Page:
our common problems.

Action
in this image and to this end is feasible under the form of government
which we have inherited from our ancestors. Our Constitution is
so simple and practical that it is possible always to meet extraordinary
needs by changes in emphasis and arrangement without loss of essential
form. That is why our constitutional system has proved itself
the most superbly enduring political mechanism the modern world
has produced. It has met every stress of vast expansion of territory,
of foreign wars, of bitter internal strife, of world relations.

It
is to be hoped that the normal balance of executive and legislative
authority may be wholly adequate to meet the unprecedented task
before us. But it may be that an unprecedented demand and need
for undelayed action may call for temporary departure from that
normal balance of public procedure.

I
am prepared under my constitutional duty to recommend the measures
that a stricken nation in the midst of a stricken world may require.
These measures, or such other measures as the Congress may build
out of its experience and wisdom, I shall seek, within my constitutional
authority, to bring to speedy adoption.

But
in the event that the Congress shall fail to take one of these
two courses, and in the event that the national emergency is still
critical, I shall not evade the clear course of duty that will
then confront me. I shall ask the Congress for the one remaining
instrument to meet the crisis — broad Executive power to
wage a war against the emergency, as great as the power that would
be given to me if we were in fact invaded by a foreign foe.

We do not
distrust the future of essential democracy. The people of the
United States have not failed. In their need they have registered
a mandate that they want direct, vigorous action. They have asked
for discipline and direction under leadership. They have made
me the present instrument of their wishes. In the spirit of the
gift I take it.

In this dedication
of a Nation we humbly ask the blessing of God. May He protect
each and every one of us. May He guide me in the days to come.

http://www.yale.edu/lawweb/avalon/presiden/inaug/froos1.htm

CONCLUSION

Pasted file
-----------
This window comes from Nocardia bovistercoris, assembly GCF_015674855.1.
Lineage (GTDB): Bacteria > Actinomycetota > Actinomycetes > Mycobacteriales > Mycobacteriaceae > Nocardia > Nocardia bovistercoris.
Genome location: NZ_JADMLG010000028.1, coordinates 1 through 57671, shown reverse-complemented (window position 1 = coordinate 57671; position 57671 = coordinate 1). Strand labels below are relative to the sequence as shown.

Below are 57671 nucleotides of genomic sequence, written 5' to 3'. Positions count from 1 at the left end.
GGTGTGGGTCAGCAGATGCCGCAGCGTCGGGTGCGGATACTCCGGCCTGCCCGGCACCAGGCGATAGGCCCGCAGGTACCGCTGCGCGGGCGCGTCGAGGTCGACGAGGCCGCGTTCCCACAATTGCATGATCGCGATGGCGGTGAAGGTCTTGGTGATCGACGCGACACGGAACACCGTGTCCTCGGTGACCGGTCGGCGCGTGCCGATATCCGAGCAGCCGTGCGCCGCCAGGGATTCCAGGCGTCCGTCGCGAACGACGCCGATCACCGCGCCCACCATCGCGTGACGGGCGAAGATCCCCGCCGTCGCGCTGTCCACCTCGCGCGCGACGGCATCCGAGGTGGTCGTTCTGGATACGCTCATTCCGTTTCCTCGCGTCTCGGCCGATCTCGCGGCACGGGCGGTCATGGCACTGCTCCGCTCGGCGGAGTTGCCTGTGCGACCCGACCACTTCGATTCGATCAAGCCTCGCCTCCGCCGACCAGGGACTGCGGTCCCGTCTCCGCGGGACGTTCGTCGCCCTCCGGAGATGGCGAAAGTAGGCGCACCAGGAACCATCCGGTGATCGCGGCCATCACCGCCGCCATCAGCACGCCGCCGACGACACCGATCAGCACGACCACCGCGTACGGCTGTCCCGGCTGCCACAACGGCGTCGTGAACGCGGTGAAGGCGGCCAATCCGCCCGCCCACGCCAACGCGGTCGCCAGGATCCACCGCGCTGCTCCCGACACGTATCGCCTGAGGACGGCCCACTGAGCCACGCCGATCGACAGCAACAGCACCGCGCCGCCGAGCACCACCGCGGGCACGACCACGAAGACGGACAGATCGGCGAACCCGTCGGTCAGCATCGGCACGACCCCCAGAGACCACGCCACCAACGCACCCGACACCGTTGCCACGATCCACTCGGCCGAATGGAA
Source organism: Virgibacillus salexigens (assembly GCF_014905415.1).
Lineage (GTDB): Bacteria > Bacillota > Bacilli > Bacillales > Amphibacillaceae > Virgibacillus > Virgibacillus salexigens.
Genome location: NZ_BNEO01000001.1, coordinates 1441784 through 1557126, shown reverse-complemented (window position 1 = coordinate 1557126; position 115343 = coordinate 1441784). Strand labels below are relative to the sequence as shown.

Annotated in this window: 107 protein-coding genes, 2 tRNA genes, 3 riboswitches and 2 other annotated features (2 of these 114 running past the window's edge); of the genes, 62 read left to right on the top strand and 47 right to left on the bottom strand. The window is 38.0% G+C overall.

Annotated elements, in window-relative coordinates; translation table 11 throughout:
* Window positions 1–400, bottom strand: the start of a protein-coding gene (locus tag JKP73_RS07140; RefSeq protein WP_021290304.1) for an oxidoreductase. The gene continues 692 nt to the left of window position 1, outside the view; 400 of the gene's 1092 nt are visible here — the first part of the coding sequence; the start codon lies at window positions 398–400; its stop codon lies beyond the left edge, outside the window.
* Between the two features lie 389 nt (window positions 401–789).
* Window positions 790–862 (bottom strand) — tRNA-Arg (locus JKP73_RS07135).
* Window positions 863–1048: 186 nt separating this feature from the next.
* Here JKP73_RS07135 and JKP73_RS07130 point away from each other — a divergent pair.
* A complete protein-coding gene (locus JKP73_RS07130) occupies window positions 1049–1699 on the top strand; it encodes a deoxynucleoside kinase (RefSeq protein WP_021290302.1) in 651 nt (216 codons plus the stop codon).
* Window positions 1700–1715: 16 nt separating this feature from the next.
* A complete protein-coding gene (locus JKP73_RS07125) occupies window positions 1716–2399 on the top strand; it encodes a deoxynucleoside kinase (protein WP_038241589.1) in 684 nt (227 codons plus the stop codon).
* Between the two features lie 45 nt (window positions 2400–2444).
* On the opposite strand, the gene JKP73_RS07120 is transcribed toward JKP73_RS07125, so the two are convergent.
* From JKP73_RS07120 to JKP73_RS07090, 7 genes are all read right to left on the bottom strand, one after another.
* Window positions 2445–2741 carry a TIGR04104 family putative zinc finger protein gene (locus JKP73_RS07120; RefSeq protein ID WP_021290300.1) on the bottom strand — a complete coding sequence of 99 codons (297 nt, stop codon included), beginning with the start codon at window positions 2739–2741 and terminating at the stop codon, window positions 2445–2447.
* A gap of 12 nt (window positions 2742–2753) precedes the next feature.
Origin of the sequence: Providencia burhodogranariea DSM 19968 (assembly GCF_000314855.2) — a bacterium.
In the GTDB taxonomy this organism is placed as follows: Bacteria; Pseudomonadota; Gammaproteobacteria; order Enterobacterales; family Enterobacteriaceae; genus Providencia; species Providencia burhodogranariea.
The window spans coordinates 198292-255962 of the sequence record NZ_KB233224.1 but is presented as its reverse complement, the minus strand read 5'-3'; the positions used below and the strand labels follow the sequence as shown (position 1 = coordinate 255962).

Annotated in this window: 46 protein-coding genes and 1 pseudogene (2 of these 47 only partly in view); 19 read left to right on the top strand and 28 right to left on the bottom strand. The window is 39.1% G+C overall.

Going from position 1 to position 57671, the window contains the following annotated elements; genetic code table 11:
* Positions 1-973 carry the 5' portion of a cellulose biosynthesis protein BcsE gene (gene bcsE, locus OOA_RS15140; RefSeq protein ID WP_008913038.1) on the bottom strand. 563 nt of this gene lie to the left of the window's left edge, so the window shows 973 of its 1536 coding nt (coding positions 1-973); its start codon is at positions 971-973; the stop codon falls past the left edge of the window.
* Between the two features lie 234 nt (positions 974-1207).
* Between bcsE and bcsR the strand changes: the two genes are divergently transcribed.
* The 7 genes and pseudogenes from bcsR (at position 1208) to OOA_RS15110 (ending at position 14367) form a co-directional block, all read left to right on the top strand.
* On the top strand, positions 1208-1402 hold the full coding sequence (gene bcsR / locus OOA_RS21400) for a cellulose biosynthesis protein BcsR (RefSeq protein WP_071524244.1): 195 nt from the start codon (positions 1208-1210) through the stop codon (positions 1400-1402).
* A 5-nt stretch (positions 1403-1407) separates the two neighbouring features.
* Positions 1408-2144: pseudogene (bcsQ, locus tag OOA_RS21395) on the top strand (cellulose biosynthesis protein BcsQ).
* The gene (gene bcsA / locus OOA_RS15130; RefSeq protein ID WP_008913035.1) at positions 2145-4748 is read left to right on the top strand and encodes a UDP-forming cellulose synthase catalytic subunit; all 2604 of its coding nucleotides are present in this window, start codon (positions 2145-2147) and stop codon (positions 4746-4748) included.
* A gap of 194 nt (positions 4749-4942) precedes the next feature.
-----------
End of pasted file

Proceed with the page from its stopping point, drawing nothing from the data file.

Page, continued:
This
November, there will be a concerted effort by the Democrats to blame
the market’s recent failures on the Republicans’ close association
with big business. The Republicans can hardly counter by saying,
"It was just as bad under Clinton, when we controlled both
houses of Congress. The Dems also sucked in big bucks from these
crooks, 1993—2000. The Securities & Exchange Commission
is still staffed mainly by Clinton’s appointees."

The
longer the economic recovery falters, the more we will see big business
targeted. The Senate is about to launch hearings on the scandals.
Bush is out front, calling for retribution to a selected few unnamed
scapegoats. He is trying to keep from being scapegoated by the Democrats.
It’s going to be bi-partisan scapegoating.

We
now have bi-partisan scapegoating in both foreign affairs and domestic
affairs. There is not likely to be a minority report.

The
politics of scapegoating is always the politics of wealth redistribution.
There will be more controls, tougher standards, and more regulation.
Red tape is always the solution to every failure of previous government
efforts to create risk-free living. The red flag was lowered in
1991. Red tape is due for another extension.

Over
the next two decades, the welfare State will go bust in every industrial
nation. The governments’ generous retirement systems guarantee this.
Business will be blamed. Taxes will be raised on workers until there
is a political revolt by the employed, which there will be. Means-testing
and rising ages for retirement will accompany the great default.
Each party will blame its political enemies.

Don’t
get caught in the crossfire.

July
9, 2002

Gary
North is the author of Mises
on Money
. Visit http://www.freebooks.com.
For a free subscription to Gary North’s twice-weekly economics newsletter,
click
here
.